Further developments with the MNIST data set are described and discussed in the blog post “Handwritten digits recognition by matrix factorization” and the forum discussion “[Mathematica-vs-R] Handwritten digits recognition by matrix factorization”.

Waveform recognition with decision trees

Few weeks ago I programmed in Mathematica the set-up of the waveform recognition problem as described in Chapter 2, Section 2.6.2 in the book “Classification And Regression Trees” by Breiman et al. Here is the document that describes the problem formulation and the classification experiments in detail: Waveform recognition with decision trees. The rest of this post is some sort of an introduction to the problem.

We have three waveforms h1, h2, h3 that are piecewise linear functions shown on this plot: We have data array D with n rows and 21 columns. The rows of D are linear combinations of the form ,
in which the last term is noise generated with the normal distribution centered around 0 and standard deviation 1.

This figure shows how the rows of D look and how they can be interpreted: The blue points represent the vectors generated with the formula above. The dashed red lines show the corresponding “clean” waves, with the noise vector ξ removed. The plot labels tell the corresponding waveform combination class labels.

The problem is:
Given D and a vector v generated with the equation above we want to determine which base waveforms have been used to generate v.

This is a classification problem, and to solve it we can construct classifiers using decision trees. Here is a short decision tree made over 300 rows of D: As it was mentioned above, a more detailed exposition is given here: Waveform recognition with decision trees. In that document the classification problem is solved using both (i) decision trees with different tuning parameters, and (ii) random forests specific to the problem. With the random forests it is possible to attain 78-85% successful recognition. The experiments in the document also illustrate how to use the functions of the decision trees and forests package of the project MathematicaForPrediction at GitHub.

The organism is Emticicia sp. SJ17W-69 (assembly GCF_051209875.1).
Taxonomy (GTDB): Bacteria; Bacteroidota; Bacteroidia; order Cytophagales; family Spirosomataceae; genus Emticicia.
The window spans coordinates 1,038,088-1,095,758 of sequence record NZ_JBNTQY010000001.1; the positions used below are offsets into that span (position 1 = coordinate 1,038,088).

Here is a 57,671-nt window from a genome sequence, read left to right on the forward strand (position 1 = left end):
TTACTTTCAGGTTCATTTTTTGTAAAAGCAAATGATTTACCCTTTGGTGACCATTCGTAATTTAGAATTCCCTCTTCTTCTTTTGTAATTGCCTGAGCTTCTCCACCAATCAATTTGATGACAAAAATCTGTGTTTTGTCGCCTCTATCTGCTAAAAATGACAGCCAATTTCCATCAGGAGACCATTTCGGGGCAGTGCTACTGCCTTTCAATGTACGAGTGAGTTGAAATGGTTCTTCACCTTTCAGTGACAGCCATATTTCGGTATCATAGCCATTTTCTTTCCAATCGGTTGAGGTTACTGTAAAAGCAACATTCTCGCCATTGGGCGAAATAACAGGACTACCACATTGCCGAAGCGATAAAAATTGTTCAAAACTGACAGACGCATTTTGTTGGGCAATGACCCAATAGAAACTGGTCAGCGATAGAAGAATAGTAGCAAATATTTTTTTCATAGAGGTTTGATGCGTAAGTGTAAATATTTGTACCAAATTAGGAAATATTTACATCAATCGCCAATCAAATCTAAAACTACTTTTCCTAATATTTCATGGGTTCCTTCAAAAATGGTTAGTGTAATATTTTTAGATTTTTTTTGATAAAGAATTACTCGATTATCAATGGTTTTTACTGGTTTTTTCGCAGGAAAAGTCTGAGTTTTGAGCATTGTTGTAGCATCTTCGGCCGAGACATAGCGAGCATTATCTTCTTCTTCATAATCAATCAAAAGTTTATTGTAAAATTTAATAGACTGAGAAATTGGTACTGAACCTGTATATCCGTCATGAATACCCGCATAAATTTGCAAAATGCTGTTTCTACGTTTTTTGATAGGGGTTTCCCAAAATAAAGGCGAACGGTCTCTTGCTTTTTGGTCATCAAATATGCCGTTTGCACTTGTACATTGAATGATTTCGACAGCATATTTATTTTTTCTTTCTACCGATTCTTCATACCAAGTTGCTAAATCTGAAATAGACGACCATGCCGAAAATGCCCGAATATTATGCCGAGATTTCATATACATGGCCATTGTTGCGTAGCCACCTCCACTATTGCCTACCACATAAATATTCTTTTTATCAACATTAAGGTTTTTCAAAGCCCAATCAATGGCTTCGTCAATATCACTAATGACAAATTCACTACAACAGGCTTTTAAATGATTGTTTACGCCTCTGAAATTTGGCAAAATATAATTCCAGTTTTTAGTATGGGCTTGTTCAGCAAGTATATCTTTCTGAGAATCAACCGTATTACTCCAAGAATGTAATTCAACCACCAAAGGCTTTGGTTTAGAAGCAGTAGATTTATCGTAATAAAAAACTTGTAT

GDP per capita analysis

Let us assume that using demographic and economic data of all countries we can find correlations with high GDP per capita. In this blog post with “high GDP per capita” I mean “GDP per capita larger than \$30,000.”

I used decision trees for these correlation experiments, and more specifically the implementation at the “MathematicaForPrediction” project at GitHub (https://github.com/antononcube/MathematicaForPrediction).

I built several decision trees and forests. Here is a sample of the training data: And here it can be seen how it was labeled: We have 176 countries labeled “low” (meaning with low GDP per capita) and 40 countries labeled “high”. (I used Mathematicas CountryData function.)

A great feature of decision trees is that they are easy to interpret — here is  a decision tree over the data discussed above: Each non-leaf node of the tree has the format {impurity, splitting value, splitting variable, variable type, number of rows}. The leaf nodes are numbered, each leaf shows a label and how many countries adhere to predicate formed from the root to the leaf.

Following the edges from the root of the tree to Leaf 18 we can see that countries that have life expectancy higher that 79, birth rate fraction less than 0.014, median age higher than 33, and literacy fraction higher than 0.94 are with high GDP per capita. This rule holds for more than 50% of the countries with high GDP per capita.

Following the edges from the root of the tree to Leaf 0 we can see that countries that have life expectancy less than 74 and median age less than 33 are with low GDP per capita. This rule holds for more than 65% of the countries with low GDP per capita.

I made decision trees with more comprehensive sets of variables.  Here is a sample of the training data: And here is the resulting decision tree: